A 16-year-old Yankton, South Dakota, fast-food worker says he was subject to discrimination by his manager when he was handed a nametag that read, “Gaytard.”
Tyler Brandt says that his manager at Taco John’s had frequently verbally abused him and discriminated against him, even before the incident involving the nametag.
"I've been very vulnerable, and I've been allowing him to say things to me that shouldn't be said," Brandt explained. "And after a while, I was just worried about being terminated from my position at Taco John's."
The harassment continued until the day that Brandt’s manager called him into his office to give him the insulting nametag.
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"He pulled me into the office and gave me a nametag that read, 'Gaytard,' on it and asked me to wear it,” Brandt said. “So I put it on because I didn't want to upset him, and I felt that if I did do anything to upset him, it would cause me to lose my job because he'd be looking for ways to fire me.”
Even though Brandt attempted to take it off, the manager allegedly forced him to wear it the entire day in front of the customers.
"I would always stay behind the till so they couldn't see the nametag," Brandt said. "I didn't want them to see it. But even though they couldn't see it, he would still call me by the name across the store and customers would notice."
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Brandt says he quit the next day at the recommendation of his partner and friends.
“After I handed them over my uniform, they really didn't say anything. They just said, 'OK,' and when we went to walk out, he lifted out his hand and said, 'Nametag?' as though he deserved to have that nametag after his son labeled me.”
Now, Brandt is actively searching for a lawyer to take action against his former employer, and while the manager has refused to comment on the matter, Taco John’s CEO Jeff Linville released a statement.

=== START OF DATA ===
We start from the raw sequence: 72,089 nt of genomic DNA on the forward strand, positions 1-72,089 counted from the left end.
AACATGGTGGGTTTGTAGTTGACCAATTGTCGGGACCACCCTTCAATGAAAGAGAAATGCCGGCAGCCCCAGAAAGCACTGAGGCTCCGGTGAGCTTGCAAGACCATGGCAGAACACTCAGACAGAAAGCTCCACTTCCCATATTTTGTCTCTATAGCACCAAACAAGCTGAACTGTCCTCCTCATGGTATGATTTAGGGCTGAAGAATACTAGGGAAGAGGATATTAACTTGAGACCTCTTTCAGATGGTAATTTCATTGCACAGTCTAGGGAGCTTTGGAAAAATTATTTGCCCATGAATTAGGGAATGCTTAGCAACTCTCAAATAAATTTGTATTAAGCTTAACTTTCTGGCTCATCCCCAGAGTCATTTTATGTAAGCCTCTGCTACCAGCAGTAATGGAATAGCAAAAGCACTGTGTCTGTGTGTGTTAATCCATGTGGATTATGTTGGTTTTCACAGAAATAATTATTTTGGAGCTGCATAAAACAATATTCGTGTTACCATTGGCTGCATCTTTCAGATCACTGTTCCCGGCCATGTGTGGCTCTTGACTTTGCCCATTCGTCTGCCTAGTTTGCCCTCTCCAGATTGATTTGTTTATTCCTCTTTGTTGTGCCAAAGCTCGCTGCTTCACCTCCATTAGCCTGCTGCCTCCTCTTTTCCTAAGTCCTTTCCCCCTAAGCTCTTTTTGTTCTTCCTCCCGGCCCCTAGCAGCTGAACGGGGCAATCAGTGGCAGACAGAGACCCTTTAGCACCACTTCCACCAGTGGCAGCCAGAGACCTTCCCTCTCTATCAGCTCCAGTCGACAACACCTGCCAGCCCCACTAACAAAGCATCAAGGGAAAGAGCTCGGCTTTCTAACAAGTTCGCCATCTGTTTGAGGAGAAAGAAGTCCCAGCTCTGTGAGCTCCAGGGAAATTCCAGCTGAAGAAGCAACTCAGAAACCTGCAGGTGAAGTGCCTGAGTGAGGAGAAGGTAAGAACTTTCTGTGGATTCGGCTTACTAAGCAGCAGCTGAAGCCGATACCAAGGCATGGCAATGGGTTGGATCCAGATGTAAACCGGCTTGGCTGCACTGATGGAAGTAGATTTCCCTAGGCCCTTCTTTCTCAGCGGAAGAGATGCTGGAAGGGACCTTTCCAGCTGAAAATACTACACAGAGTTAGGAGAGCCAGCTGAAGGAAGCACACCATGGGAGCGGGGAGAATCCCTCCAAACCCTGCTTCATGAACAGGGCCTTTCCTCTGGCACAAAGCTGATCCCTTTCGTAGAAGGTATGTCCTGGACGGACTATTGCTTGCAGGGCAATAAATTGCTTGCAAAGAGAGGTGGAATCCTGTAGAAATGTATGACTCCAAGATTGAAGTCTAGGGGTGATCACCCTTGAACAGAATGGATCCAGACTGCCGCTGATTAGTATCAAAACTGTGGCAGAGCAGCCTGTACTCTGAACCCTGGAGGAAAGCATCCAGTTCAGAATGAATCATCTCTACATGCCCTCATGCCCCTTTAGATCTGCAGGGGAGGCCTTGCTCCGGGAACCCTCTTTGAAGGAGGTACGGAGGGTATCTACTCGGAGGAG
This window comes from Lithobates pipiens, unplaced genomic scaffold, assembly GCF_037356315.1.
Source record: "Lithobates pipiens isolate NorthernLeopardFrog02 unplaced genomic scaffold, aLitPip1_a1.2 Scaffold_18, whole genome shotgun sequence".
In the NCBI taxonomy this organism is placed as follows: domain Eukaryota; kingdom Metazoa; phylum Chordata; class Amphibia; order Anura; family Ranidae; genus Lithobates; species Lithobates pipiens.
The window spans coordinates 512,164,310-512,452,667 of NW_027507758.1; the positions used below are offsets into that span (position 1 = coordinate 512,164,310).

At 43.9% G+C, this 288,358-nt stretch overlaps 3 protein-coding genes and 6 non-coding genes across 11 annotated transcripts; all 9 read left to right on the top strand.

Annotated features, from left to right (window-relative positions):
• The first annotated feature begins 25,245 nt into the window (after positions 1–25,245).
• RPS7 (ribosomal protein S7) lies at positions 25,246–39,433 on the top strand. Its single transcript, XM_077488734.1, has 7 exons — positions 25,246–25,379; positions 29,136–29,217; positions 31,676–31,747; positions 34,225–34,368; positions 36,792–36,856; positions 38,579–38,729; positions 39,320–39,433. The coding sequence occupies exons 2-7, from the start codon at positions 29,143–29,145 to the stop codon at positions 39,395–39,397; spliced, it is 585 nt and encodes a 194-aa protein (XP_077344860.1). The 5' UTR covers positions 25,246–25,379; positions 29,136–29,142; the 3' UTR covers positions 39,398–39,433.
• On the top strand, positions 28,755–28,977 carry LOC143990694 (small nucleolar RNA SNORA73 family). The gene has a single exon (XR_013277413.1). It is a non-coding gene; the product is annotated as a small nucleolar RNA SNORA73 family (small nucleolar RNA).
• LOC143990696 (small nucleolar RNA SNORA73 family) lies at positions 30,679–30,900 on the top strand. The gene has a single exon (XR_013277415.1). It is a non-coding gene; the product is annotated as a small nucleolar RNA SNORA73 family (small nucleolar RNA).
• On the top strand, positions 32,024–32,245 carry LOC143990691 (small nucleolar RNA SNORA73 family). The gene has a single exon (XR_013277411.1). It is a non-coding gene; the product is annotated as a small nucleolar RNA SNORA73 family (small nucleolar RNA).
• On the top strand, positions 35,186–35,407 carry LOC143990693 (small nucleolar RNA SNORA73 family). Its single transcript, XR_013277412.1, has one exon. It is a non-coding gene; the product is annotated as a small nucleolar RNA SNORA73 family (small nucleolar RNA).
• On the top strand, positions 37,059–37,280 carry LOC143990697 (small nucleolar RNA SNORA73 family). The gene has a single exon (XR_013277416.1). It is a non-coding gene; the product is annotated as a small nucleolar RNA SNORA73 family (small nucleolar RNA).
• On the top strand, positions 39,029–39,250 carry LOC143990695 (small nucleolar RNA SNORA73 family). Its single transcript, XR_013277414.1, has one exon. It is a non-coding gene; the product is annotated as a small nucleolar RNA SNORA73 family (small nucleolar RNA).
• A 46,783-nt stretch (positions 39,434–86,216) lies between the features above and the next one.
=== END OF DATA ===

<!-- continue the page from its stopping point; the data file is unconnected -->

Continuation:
“At Taco John’s, we believe everyone should be treated with dignity and respect,” said Linville in the statement. “We take any accusation of workplace harassment very seriously. The type of discrimination that reportedly took place recently in the Yankton, South Dakota restaurant is deplorable. Such actions will not be tolerated by our company. Taco John’s is committed to doing all we can to make certain nothing like this happens again in any of our restaurants.”
Some have questioned the authenticity of the nametag, noting that anybody could have placed a label with the word “Gaytard” on his nametag. But Brandt maintains that his story is true. Furthermore, as noted by the Huffington Post, Yankton Taco John manager John Scott admits the tag is real.
“From what I understand, they were all joking around," Scott said. "Everyone has a nickname here, and he wanted a nickname. [Gaytard is] what he picked for a nickname. He wasn’t forced to wear the name tag. He asked the manager to make that name tag for him. He handed it to him. He didn’t tell him he had to wear it. He put it on himself and created the situation. He said the manager forced him to do it. The manager didn’t force him to do anything.”